veteran students in quad.

You served us. Now it's our time to serve you and your educational goals.

Mount St. Joseph University is proud to participate as a Yellow Ribbon School, and to be designated a Military-Friendly School.  

At Mount St. Joseph University, we are proud to support our Veterans and the valuable perspectives they bring to the community. Whether you’re just beginning your academic studies, or finishing your degree, the Mount is a supportive environment that helps you achieve your educational goals. As a Veteran you will bring honor, integrity, and leadership into your role as a Mount student. Thank your for your service to our great nation.

Meet Morgan Cunningham '23, who merges her biology major with her military-affiliated experience on a project with Dr. Kritsky, Dean of Behavioral & Natural Sciences:

"Having never been overseas myself, it's neat to think that I'm still able to see parts of the experiences that many other soldiers have had."

~Morgan Cunningham '23, Unit Supply Specialist in Army Reserves

Biology Student Pursues Military-Affiliated Wildlife Biology Project: Morgan Cunningham, ‘23

By: Amanda Gratsch

Beginning the Army Reserves in high school when she was 17, biology major Morgan Cunningham, ‘24 has served throughout her entire college career at Mount St. Joseph University. She has been an Army Reservist for nearly four years now.

“I chose to go the route of being enlisted over becoming an officer, so I started as a private and now I'm currently a specialist working on becoming a sergeant,” she says.

After arriving home from Advanced Individual Training to learn her military job, Cunningham applied to and started at the Mount over the course of three weeks. This fast-paced process involved meeting with numerous people on campus, email follow-ups, and learning how to navigate a civilian lifestyle.

MSJ Entomology Course Leads to Military-Affiliated Biology Project

This past fall, Cunningham took an Entomology course with Dr. Gene Kritsky, Dean of Behavioral & Natural Sciences. One day, she communicated to him that she needed to miss a class period to meet with her unit, and her military experience was brought to the forefront that unveiled a unique academic opportunity.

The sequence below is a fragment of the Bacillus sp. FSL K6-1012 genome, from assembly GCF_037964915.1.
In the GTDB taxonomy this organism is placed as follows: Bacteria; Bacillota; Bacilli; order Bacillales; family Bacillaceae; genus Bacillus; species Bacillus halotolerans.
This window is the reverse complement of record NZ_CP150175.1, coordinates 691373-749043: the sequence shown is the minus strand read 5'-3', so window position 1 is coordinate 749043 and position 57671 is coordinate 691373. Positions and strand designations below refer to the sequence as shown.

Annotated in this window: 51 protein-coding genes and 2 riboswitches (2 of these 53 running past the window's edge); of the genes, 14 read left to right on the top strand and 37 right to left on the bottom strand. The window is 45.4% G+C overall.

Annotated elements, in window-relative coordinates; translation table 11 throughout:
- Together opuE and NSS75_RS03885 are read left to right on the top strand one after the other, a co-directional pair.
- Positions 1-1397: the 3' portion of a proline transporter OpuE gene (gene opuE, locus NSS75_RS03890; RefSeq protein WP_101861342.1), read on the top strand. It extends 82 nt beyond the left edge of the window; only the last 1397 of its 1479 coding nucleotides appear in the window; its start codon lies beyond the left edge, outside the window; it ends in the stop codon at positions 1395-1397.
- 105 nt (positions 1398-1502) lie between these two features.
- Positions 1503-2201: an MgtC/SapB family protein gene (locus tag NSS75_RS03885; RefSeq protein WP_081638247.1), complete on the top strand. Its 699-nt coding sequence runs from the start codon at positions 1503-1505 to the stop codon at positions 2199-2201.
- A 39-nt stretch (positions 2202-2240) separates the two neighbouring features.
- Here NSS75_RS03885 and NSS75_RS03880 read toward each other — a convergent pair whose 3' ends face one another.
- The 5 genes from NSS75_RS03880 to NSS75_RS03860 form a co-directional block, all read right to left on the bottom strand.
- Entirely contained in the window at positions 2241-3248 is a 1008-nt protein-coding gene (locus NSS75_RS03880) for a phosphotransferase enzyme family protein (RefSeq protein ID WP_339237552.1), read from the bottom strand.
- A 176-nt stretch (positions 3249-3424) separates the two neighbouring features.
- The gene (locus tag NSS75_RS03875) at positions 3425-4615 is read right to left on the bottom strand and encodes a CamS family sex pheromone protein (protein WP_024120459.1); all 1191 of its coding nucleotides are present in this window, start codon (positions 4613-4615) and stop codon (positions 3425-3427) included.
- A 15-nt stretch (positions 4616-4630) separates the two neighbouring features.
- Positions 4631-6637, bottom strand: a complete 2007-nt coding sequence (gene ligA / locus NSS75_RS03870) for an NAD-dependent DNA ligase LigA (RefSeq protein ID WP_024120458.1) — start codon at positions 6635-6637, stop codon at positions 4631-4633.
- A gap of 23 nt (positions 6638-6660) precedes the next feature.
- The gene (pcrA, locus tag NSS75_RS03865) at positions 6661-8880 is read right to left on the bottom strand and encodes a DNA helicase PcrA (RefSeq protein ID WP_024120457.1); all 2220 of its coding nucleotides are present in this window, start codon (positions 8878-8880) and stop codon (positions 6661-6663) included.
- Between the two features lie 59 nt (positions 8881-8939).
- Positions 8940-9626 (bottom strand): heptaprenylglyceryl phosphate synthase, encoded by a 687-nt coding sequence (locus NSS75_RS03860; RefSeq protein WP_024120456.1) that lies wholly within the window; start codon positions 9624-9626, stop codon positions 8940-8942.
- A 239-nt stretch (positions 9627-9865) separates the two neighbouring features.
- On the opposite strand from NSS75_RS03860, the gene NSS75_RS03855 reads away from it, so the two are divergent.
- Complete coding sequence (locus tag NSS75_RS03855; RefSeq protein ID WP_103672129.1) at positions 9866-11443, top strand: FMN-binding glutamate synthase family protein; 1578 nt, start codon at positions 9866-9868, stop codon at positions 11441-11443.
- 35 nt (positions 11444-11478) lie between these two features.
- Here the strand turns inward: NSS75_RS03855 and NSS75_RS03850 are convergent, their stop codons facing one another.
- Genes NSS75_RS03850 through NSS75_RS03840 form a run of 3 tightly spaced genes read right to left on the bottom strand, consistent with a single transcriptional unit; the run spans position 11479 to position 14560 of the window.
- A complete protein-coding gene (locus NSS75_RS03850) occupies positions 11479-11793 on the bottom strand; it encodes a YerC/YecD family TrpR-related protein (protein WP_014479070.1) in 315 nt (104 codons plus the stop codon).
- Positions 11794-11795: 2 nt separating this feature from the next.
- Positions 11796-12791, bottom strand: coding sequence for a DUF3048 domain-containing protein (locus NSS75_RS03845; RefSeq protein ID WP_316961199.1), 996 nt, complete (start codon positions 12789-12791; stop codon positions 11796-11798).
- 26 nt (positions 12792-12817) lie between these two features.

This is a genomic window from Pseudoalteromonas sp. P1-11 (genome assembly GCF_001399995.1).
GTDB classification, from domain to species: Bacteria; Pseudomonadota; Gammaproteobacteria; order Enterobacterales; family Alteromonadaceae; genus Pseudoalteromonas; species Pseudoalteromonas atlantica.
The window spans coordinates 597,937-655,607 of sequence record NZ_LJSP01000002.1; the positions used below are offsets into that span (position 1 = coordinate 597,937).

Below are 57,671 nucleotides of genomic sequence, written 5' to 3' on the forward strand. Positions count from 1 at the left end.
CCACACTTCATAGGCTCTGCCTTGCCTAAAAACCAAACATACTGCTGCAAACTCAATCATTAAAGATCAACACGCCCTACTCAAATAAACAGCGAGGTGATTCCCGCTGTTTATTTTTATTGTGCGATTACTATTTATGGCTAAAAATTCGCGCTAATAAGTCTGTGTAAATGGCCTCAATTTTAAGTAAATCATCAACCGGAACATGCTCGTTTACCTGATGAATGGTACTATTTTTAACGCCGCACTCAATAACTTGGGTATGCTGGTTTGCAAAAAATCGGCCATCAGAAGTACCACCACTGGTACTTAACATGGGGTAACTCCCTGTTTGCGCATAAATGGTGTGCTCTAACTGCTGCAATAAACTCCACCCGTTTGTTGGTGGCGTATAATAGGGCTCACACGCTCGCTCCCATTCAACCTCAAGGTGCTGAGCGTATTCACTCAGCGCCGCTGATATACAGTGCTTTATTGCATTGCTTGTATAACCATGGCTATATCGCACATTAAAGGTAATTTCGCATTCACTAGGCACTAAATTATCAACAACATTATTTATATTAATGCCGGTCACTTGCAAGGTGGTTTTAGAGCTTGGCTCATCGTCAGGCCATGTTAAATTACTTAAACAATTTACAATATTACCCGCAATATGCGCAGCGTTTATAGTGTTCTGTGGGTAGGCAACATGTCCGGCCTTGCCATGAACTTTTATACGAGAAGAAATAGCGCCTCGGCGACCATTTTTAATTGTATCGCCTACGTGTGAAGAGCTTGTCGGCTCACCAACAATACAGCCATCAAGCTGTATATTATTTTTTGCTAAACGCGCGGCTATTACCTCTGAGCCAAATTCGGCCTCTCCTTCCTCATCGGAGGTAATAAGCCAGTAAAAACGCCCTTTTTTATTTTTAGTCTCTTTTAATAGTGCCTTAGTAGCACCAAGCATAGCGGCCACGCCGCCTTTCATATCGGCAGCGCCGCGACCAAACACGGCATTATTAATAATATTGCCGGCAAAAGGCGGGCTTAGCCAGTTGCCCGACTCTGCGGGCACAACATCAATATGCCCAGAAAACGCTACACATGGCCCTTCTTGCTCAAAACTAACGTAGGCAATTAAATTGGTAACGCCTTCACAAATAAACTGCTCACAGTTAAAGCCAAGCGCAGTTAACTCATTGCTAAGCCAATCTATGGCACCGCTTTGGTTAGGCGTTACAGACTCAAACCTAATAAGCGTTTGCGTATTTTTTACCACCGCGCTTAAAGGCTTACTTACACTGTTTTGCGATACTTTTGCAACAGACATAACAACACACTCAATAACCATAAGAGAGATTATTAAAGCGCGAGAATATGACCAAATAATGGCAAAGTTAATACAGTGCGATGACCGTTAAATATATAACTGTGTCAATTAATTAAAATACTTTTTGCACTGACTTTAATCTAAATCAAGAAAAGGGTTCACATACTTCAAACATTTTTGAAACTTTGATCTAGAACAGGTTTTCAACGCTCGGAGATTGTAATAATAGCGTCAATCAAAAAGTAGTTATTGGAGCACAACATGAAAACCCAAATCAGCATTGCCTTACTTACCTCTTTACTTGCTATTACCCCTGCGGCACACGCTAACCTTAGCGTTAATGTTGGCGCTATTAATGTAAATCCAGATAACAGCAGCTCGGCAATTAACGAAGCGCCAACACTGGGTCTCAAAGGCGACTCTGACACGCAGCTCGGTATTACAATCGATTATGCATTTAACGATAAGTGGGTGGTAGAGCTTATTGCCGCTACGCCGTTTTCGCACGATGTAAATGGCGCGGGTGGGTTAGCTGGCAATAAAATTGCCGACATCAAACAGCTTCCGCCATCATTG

“We had started talking about his previous experiences with students in the military, particularly one that had become an Army Entomologist,” she recalls. “He had sent back several containers of insects and other bugs from his time in Afghanistan for Dr. Kritsky to curate. Dr. Kritsky thought I would be a good fit to help begin the curation project because of my military experience and interest in wildlife biology.”

“Working with Dr. Kritsky on this project has been a really unique and rewarding experience,” she reflects. “Having never been overseas myself, it's neat to think that I'm still able to see parts of the experiences that many other soldiers have had. I'm also really excited to be able to share some of the outcomes of this project with my unit, especially since many of them used to be active duty and might have stories about encountering some of these insects and bugs.”

Finding Balance between Coursework and the Military

When it comes to balancing school, the military, an entomology project, an upcoming internship with a wildlife sanctuary, and another part-time job with the Chemistry Department, Cunningham aims to plan her priorities and assignments one week in advance so she can fit everything into her schedule without feeling overwhelmed. She also finds that keeping a "To Do List" helps a lot when organizing what needs to be done each day.

For veteran and military-affiliated students looking to pursue a 4-year degree, Cunningham asserts the importance of getting out of your comfort zone.

 “The military emphasizes a lot on getting out of your comfort zone, and I think that's a skill that anyone with military experience can carry over. Before taking Entomology in the fall I disliked most insects, but I knew it was a course full of information I'm not normally exposed to, as well as it being something that I considered outside my comfort zone. I would also say that the military teaches us a lot of different skills, but it's okay if you choose a degree that is completely different from your military job. For example, I work as a Supply Specialist for my unit, but I'm working towards a biology degree, and I love doing both jobs. And don't forget about the different benefits and scholarships that are open to you.”

Information for Veterans

Learn about credit for military education and our military friendly status by visiting our Information for Veterans page


Benefit Programs

To find out about benefit programs offered, please visit the Benefit Programs page.


Helping all Veterans in Communities

Helping all Veterans in Communities (HAVIC) is a social organization that assists and educates people about veterans’ issues within the community. To learn more, please visit the Helping all Veterans in Communities page.


Resource Links

For helpful links to external resources, please visit our Resource Links page.


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